Abstract: This talk mainly introduces the techniques required for a future system, called Magic Mirror. Imaging that, one day, when you get up from sleep, the magic mirror is linked with your calendar and knows the events and activities for you today, the magic mirror shall automatically recommend for you the hairstyle, makeup style, clothes to wear, and other carrying/wearing items, such that you can attend those activities with elegant and suitable outlook. The talk shall focus on the mathematical models for these tasks, particularly on how to model the relations between low-level human body features, middle-level facial/body attributes, and high-level recommendations. Automatic and intelligent are the two main characteristics for the whole system, and this talk shall show two prototype sub-systems related with the whole Magic Mirror system.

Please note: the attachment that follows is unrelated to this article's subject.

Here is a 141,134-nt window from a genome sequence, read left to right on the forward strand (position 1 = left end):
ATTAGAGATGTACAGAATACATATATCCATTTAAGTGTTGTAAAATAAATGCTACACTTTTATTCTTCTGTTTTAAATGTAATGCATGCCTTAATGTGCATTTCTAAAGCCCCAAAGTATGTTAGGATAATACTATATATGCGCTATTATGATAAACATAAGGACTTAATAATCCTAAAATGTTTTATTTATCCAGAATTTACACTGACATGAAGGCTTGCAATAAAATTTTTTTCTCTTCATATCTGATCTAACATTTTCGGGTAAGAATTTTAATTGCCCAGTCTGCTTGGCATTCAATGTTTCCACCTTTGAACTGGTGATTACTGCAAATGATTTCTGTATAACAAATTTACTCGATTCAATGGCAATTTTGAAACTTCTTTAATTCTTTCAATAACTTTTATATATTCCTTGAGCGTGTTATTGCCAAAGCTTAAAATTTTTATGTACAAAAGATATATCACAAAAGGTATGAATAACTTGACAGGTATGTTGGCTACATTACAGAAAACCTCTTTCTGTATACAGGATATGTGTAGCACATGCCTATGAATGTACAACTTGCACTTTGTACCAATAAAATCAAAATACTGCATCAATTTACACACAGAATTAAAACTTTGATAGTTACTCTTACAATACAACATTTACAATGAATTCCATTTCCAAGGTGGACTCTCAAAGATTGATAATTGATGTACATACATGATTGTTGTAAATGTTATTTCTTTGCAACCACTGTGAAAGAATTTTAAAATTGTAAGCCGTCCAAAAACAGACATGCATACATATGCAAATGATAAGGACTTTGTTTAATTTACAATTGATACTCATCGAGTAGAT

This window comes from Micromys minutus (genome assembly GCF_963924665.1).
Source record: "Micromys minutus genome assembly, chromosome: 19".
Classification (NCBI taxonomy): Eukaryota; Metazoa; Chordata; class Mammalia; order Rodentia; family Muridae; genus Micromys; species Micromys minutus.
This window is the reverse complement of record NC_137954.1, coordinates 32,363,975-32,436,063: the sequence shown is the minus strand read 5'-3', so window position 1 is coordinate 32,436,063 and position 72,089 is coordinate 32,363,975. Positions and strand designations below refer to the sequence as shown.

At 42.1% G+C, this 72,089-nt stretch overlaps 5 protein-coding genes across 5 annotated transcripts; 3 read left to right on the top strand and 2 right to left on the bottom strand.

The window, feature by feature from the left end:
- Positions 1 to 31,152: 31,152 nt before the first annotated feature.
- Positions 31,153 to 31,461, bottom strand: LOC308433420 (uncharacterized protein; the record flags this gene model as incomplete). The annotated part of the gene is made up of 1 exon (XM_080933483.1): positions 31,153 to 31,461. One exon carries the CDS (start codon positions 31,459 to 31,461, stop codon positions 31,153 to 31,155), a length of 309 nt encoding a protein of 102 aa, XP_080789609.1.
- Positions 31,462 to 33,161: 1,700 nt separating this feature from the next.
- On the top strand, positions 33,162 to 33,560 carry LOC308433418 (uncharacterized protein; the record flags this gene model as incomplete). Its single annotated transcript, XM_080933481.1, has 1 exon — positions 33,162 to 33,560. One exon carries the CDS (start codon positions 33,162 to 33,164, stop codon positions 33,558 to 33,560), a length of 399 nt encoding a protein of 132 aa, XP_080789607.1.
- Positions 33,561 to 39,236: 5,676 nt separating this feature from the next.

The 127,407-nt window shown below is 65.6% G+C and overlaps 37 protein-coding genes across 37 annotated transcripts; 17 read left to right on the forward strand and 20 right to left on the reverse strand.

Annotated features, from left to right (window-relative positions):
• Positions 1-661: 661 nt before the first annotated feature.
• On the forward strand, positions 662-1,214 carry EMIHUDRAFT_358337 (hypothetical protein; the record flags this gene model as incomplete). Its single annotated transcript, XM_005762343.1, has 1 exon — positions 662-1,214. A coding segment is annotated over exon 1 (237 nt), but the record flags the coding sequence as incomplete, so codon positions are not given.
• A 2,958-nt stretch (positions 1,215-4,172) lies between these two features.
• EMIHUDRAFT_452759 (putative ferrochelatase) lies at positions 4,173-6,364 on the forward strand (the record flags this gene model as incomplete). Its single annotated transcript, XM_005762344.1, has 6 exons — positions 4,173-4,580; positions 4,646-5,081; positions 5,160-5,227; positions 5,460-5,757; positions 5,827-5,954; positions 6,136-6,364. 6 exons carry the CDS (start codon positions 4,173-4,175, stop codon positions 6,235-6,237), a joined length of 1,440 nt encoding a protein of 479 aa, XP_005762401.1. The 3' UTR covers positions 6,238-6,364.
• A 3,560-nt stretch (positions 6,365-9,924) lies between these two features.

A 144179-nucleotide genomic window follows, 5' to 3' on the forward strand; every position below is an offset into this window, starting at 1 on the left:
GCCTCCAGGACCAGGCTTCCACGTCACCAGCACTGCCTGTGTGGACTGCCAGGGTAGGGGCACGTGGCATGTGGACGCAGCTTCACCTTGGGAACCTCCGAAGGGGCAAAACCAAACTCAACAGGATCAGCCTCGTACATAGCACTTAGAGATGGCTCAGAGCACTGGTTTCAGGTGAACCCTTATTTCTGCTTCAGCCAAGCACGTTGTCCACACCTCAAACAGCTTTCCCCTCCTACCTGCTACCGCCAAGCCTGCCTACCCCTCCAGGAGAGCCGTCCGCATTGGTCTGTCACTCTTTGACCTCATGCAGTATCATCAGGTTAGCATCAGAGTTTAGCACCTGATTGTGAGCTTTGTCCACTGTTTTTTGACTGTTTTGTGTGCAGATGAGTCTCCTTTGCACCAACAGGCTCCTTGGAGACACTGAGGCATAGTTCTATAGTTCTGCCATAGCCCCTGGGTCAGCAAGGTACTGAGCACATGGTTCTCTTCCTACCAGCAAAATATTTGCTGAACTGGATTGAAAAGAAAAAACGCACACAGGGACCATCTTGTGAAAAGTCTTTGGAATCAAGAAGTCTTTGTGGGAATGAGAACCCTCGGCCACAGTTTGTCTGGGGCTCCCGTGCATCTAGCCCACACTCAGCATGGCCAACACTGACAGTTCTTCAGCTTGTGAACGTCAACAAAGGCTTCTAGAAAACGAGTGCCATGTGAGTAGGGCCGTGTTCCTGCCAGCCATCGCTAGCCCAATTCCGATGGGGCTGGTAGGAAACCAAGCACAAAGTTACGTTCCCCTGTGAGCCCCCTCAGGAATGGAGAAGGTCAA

Bio: Dr. Yan Shuicheng is currently an Associate Professor in the Department of Electrical and Computer Engineering at National University of Singapore, and the founding lead of the Learning and Vision Research Group (http://www.lv-nus.org). Dr. Yan's research areas include computer vision, multimedia and machine learning, and he has authored/co-authored over 300 technical papers over a wide range of research topics, with H-index of 40. He is an associate editor of IEEE Transactions on Circuits and Systems for Video Technology (IEEE TCSVT) and ACM Transactions on Intelligent Systems and Technology (ACM TIST), and has been serving as the guest editor of the special issues for TMM and CVIU. He received the Best Paper Awards from ACM MM’12 (demo), PCM'11, ACM MM’10, ICME’10 and ICIMCS'09, the winner prizes of the classification task in PASCAL VOC 2010-2012, the winner prize of the segmentation task in PASCAL VOC 2012, the honourable mention prize of the detection task in PASCAL VOC'10, 2010 TCSVT Best Associate Editor (BAE) Award, 2010 Young Faculty Research Award, 2011 Singapore Young Scientist Award, 2012 NUS Young Researcher Award.

Prof. In So Kweon

Title: Robust Computer Vision Techniques for High-quality 3-D Modeling